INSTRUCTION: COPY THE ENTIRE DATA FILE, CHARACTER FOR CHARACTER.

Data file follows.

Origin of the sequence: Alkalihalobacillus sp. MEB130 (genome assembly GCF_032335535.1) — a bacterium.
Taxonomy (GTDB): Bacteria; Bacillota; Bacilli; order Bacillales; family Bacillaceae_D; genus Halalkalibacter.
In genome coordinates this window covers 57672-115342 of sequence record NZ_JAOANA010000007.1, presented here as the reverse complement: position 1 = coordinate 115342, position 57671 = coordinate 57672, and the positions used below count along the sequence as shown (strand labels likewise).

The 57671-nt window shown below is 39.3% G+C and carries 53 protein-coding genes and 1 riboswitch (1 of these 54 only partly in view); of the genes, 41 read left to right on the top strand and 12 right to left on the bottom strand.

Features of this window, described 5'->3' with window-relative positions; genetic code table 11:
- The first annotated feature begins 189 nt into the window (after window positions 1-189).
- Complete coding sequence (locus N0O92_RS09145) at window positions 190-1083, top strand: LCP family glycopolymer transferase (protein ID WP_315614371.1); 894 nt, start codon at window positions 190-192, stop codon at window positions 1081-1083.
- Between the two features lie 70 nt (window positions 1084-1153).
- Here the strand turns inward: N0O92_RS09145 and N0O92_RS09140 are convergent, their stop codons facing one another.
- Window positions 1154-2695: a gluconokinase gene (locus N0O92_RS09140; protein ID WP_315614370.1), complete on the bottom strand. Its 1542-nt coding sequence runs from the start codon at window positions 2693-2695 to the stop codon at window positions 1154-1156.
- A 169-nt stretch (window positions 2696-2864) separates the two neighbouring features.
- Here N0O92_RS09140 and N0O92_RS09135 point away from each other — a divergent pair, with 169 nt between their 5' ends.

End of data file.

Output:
Origin of the sequence: Alkalihalobacillus sp. MEB130 (genome assembly GCF_032335535.1) — a bacterium.
Taxonomy (GTDB): Bacteria; Bacillota; Bacilli; order Bacillales; family Bacillaceae_D; genus Halalkalibacter.
In genome coordinates this window covers 57672-115342 of sequence record NZ_JAOANA010000007.1, presented here as the reverse complement: position 1 = coordinate 115342, position 57671 = coordinate 57672, and the positions used below count along the sequence as shown (strand labels likewise).

The 57671-nt window shown below is 39.3% G+C and carries 53 protein-coding genes and 1 riboswitch (1 of these 54 only partly in view); of the genes, 41 read left to right on the top strand and 12 right to left on the bottom strand.

Features of this window, described 5'->3' with window-relative positions; genetic code table 11:
- The first annotated feature begins 189 nt into the window (after window positions 1-189).
- Complete coding sequence (locus N0O92_RS09145) at window positions 190-1083, top strand: LCP family glycopolymer transferase (protein ID WP_315614371.1); 894 nt, start codon at window positions 190-192, stop codon at window positions 1081-1083.
- Between the two features lie 70 nt (window positions 1084-1153).
- Here the strand turns inward: N0O92_RS09145 and N0O92_RS09140 are convergent, their stop codons facing one another.
- Window positions 1154-2695: a gluconokinase gene (locus N0O92_RS09140; protein ID WP_315614370.1), complete on the bottom strand. Its 1542-nt coding sequence runs from the start codon at window positions 2693-2695 to the stop codon at window positions 1154-1156.
- A 169-nt stretch (window positions 2696-2864) separates the two neighbouring features.
- Here N0O92_RS09140 and N0O92_RS09135 point away from each other — a divergent pair, with 169 nt between their 5' ends.